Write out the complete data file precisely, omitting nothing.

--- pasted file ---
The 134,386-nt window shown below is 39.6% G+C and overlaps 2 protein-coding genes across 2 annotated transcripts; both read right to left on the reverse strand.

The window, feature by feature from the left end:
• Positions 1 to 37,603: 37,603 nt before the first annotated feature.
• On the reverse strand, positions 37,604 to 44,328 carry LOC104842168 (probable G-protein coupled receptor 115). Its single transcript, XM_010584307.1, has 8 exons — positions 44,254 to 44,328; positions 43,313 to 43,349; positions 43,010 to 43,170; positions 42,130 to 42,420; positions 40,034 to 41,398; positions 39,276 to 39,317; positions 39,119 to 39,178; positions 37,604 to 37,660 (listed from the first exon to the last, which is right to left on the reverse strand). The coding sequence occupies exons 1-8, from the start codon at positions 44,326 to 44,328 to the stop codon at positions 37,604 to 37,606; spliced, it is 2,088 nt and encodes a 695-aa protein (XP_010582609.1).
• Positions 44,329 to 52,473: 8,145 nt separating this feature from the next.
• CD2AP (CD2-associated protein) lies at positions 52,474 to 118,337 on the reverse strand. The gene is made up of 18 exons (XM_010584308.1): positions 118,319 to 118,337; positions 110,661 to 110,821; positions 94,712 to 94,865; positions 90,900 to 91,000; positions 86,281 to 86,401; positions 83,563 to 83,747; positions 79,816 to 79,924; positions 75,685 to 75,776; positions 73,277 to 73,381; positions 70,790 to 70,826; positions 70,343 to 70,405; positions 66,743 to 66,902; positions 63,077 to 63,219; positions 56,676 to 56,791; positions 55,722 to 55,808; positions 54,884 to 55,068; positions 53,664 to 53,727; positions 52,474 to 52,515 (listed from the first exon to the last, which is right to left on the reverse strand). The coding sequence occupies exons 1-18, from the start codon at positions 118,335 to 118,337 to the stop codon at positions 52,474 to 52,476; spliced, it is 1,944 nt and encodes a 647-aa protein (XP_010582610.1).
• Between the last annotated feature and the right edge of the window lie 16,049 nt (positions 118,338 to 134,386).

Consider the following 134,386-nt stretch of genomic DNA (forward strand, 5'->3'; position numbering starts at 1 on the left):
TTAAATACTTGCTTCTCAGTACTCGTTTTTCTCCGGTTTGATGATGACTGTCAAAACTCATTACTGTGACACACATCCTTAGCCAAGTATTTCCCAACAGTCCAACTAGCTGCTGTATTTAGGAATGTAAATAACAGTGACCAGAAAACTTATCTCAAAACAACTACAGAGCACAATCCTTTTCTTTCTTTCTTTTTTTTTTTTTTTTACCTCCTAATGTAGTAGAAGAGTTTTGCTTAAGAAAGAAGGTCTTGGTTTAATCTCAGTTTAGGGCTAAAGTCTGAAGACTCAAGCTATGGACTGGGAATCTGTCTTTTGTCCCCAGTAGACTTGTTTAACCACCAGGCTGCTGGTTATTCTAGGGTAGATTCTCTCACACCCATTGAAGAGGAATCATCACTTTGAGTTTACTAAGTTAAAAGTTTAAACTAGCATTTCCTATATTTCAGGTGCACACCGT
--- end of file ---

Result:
The 134,386-nt window shown below is 39.6% G+C and overlaps 2 protein-coding genes across 2 annotated transcripts; both read right to left on the reverse strand.

The window, feature by feature from the left end:
• Positions 1 to 37,603: 37,603 nt before the first annotated feature.
• On the reverse strand, positions 37,604 to 44,328 carry LOC104842168 (probable G-protein coupled receptor 115). Its single transcript, XM_010584307.1, has 8 exons — positions 44,254 to 44,328; positions 43,313 to 43,349; positions 43,010 to 43,170; positions 42,130 to 42,420; positions 40,034 to 41,398; positions 39,276 to 39,317; positions 39,119 to 39,178; positions 37,604 to 37,660 (listed from the first exon to the last, which is right to left on the reverse strand). The coding sequence occupies exons 1-8, from the start codon at positions 44,326 to 44,328 to the stop codon at positions 37,604 to 37,606; spliced, it is 2,088 nt and encodes a 695-aa protein (XP_010582609.1).
• Positions 44,329 to 52,473: 8,145 nt separating this feature from the next.
• CD2AP (CD2-associated protein) lies at positions 52,474 to 118,337 on the reverse strand. The gene is made up of 18 exons (XM_010584308.1): positions 118,319 to 118,337; positions 110,661 to 110,821; positions 94,712 to 94,865; positions 90,900 to 91,000; positions 86,281 to 86,401; positions 83,563 to 83,747; positions 79,816 to 79,924; positions 75,685 to 75,776; positions 73,277 to 73,381; positions 70,790 to 70,826; positions 70,343 to 70,405; positions 66,743 to 66,902; positions 63,077 to 63,219; positions 56,676 to 56,791; positions 55,722 to 55,808; positions 54,884 to 55,068; positions 53,664 to 53,727; positions 52,474 to 52,515 (listed from the first exon to the last, which is right to left on the reverse strand). The coding sequence occupies exons 1-18, from the start codon at positions 118,335 to 118,337 to the stop codon at positions 52,474 to 52,476; spliced, it is 1,944 nt and encodes a 647-aa protein (XP_010582610.1).
• Between the last annotated feature and the right edge of the window lie 16,049 nt (positions 118,338 to 134,386).

Consider the following 134,386-nt stretch of genomic DNA (forward strand, 5'->3'; position numbering starts at 1 on the left):
TTAAATACTTGCTTCTCAGTACTCGTTTTTCTCCGGTTTGATGATGACTGTCAAAACTCATTACTGTGACACACATCCTTAGCCAAGTATTTCCCAACAGTCCAACTAGCTGCTGTATTTAGGAATGTAAATAACAGTGACCAGAAAACTTATCTCAAAACAACTACAGAGCACAATCCTTTTCTTTCTTTCTTTTTTTTTTTTTTTTACCTCCTAATGTAGTAGAAGAGTTTTGCTTAAGAAAGAAGGTCTTGGTTTAATCTCAGTTTAGGGCTAAAGTCTGAAGACTCAAGCTATGGACTGGGAATCTGTCTTTTGTCCCCAGTAGACTTGTTTAACCACCAGGCTGCTGGTTATTCTAGGGTAGATTCTCTCACACCCATTGAAGAGGAATCATCACTTTGAGTTTACTAAGTTAAAAGTTTAAACTAGCATTTCCTATATTTCAGGTGCACACCGT